b.8 August 1928 d.2 December 2014
MD Nancy FRCP(1993)
Michel Manciaux was professor of social medicine and public health at the University of Nancy, France. He was born in Audun-le-Roman, Lorraine, the son of Henri Manciaux and Lucie E Pissevin. When he was a very young boy, a doctor came to the family home to treat him; Michel was so impressed that he decided he too would make a career in medicine. His family background was modest and his mother started a sewing workroom to pay for her two sons' education. Michel attended medical school in Nancy, from 1945 to 1951.
He soon specialised in children with disabilities and chronic diseases, and also those who had been ill-treated and abused.
He became an assistant in social medicine and then a lecturer in paediatrics and human genetics in Nancy. In 1961 he was appointed as a professor of paediatrics. From 1968 to 1970 he was a maternal and child health adviser at World Health Organization - Europe (WHO) in Copenhagen and remained an adviser for WHO for a long time after that. From 1970 to 1974 he was deputy dean of Nancy Medical School, and then, from 1974 to 1983, director general of the International Children's Centre in Paris, where he organised professional training programmes across the world.
He then returned to Nancy as professor of public health and contributed to the creation of the École de santé publique there. At the same time he occupied several other posts, including technical adviser to the Ministry of Health, Undersecretary of Family Affairs, and chairman of the Regional Observatory of Health and Social Affairs in Lorraine. He was one of the founding members of the Club International de Pédiatrie Sociale and the Association for Pediatric Education in Europe.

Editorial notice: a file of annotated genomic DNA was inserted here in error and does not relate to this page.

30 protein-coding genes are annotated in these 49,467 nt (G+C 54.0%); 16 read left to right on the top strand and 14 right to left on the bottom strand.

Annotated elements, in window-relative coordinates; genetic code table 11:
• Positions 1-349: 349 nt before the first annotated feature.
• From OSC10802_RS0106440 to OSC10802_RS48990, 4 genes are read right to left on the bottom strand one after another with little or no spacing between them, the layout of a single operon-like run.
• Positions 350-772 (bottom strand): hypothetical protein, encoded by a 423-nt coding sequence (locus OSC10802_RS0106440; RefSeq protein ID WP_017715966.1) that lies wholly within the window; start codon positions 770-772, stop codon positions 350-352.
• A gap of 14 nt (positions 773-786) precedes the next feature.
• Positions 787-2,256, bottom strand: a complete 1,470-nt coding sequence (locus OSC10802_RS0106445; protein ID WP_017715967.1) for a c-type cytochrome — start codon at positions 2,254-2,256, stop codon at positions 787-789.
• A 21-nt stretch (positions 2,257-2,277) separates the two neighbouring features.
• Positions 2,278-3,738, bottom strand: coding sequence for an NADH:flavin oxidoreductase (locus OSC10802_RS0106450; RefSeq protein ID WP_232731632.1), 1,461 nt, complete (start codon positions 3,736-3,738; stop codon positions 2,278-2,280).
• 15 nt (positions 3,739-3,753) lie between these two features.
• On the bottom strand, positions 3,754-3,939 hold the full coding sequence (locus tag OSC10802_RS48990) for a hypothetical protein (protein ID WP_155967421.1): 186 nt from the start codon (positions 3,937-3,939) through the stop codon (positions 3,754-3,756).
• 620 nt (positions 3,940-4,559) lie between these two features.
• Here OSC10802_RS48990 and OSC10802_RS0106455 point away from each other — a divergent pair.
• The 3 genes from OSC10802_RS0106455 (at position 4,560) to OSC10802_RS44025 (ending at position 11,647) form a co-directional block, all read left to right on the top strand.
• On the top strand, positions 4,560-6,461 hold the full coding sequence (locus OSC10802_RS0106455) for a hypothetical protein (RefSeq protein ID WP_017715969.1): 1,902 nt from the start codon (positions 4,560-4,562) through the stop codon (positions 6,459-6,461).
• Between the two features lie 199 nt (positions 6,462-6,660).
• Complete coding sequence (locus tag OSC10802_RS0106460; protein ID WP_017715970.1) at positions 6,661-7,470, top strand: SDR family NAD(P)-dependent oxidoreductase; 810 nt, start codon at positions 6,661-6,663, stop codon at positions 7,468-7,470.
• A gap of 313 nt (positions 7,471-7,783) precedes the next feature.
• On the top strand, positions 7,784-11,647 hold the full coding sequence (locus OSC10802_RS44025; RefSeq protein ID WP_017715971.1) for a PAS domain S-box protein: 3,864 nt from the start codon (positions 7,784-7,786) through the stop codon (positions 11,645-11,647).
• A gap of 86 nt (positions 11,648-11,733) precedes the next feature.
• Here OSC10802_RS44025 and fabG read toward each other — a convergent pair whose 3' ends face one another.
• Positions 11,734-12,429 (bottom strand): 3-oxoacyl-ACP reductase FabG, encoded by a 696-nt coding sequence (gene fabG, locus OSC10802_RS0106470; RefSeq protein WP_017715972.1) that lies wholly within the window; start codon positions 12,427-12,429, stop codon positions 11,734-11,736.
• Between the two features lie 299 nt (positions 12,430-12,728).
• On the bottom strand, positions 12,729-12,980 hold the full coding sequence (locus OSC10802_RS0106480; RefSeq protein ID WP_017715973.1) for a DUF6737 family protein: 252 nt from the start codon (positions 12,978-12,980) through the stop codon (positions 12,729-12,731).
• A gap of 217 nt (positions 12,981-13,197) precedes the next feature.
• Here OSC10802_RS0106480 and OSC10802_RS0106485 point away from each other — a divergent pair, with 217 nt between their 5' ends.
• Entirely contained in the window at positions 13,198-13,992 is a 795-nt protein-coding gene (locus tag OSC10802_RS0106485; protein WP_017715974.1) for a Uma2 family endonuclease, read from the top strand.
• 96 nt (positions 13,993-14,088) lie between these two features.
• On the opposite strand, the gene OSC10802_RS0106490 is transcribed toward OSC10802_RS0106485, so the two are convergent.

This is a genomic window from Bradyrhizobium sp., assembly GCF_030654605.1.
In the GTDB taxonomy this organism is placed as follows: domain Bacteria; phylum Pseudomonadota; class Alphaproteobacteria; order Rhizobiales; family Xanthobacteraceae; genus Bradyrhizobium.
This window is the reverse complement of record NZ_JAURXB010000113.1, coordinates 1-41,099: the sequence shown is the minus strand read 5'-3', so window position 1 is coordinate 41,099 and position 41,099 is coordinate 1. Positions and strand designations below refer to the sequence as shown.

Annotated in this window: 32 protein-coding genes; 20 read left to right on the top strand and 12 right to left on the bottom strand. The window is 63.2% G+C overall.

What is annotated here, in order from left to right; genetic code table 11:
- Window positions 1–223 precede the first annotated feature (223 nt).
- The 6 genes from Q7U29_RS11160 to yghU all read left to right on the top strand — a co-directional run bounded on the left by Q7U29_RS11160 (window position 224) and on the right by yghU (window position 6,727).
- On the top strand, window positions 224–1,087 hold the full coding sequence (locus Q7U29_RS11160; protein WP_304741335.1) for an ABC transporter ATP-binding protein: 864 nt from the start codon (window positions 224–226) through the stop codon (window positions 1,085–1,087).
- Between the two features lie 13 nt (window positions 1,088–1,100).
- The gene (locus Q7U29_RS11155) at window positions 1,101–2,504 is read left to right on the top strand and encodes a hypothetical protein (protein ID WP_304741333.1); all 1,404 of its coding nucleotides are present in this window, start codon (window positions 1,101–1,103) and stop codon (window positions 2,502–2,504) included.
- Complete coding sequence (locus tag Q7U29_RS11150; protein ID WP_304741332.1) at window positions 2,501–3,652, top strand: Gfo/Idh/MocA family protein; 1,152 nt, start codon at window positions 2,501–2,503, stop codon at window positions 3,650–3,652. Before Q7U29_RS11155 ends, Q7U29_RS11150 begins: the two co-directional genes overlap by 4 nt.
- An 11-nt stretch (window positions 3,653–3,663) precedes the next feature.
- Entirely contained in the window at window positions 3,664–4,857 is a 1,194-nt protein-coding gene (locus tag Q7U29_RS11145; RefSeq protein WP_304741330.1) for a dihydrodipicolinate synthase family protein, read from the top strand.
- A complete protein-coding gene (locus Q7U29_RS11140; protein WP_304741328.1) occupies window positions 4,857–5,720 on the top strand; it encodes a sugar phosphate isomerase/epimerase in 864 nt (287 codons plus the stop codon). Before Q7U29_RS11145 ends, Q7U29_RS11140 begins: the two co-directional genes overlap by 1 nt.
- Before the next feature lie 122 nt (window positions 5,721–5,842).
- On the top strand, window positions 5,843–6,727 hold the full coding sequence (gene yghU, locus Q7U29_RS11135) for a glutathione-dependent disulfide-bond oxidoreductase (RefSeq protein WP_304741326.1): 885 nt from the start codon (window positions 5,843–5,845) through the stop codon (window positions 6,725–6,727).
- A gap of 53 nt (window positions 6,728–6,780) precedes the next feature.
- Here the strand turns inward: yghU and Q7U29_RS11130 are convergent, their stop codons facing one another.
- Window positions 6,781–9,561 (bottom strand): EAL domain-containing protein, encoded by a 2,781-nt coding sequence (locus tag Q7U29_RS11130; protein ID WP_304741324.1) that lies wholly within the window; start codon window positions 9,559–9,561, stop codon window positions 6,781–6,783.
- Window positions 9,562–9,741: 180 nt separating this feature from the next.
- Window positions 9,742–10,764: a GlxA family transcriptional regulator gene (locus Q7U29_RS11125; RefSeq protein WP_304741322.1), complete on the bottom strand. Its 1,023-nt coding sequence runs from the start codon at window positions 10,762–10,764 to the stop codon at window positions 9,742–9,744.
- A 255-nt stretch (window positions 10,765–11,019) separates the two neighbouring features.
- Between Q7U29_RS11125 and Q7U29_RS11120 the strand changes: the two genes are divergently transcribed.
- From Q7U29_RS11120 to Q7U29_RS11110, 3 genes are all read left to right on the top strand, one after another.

He wrote many articles for professional journals and published more than 20 books with various collaborators, including Enfance menacée (INSERM, 1992) and Enfances en danger (Fleurus, 2012).
He retired early so a younger colleague could take up his position, but he never stopped working. His principal subjects of study were then resilience (he was one of the first to introduce this subject into France), ethics, vulnerability and responsibility. He was the chairman of a symposium on abuse and resilience just eight months before he died.
In Nancy he also gave a lot of his time to a Christian association of medical professionals, Éthique et Santé, and in his last years to another Christian group which helped people with psychological difficulties.
His busy, commited and international career was never an obstacle to his rich family life. He had five children with his first wife, Marie-Thérèse, who died in 1965. He remarried and he and his second wife, Geneviève (née Bichat), had three more children. He enjoyed walking and one of his great pleasures was, every summer, to organise a three-day walking holiday for his big family and his friends, in a different part of the countryside each year.
(Volume XII, page web)
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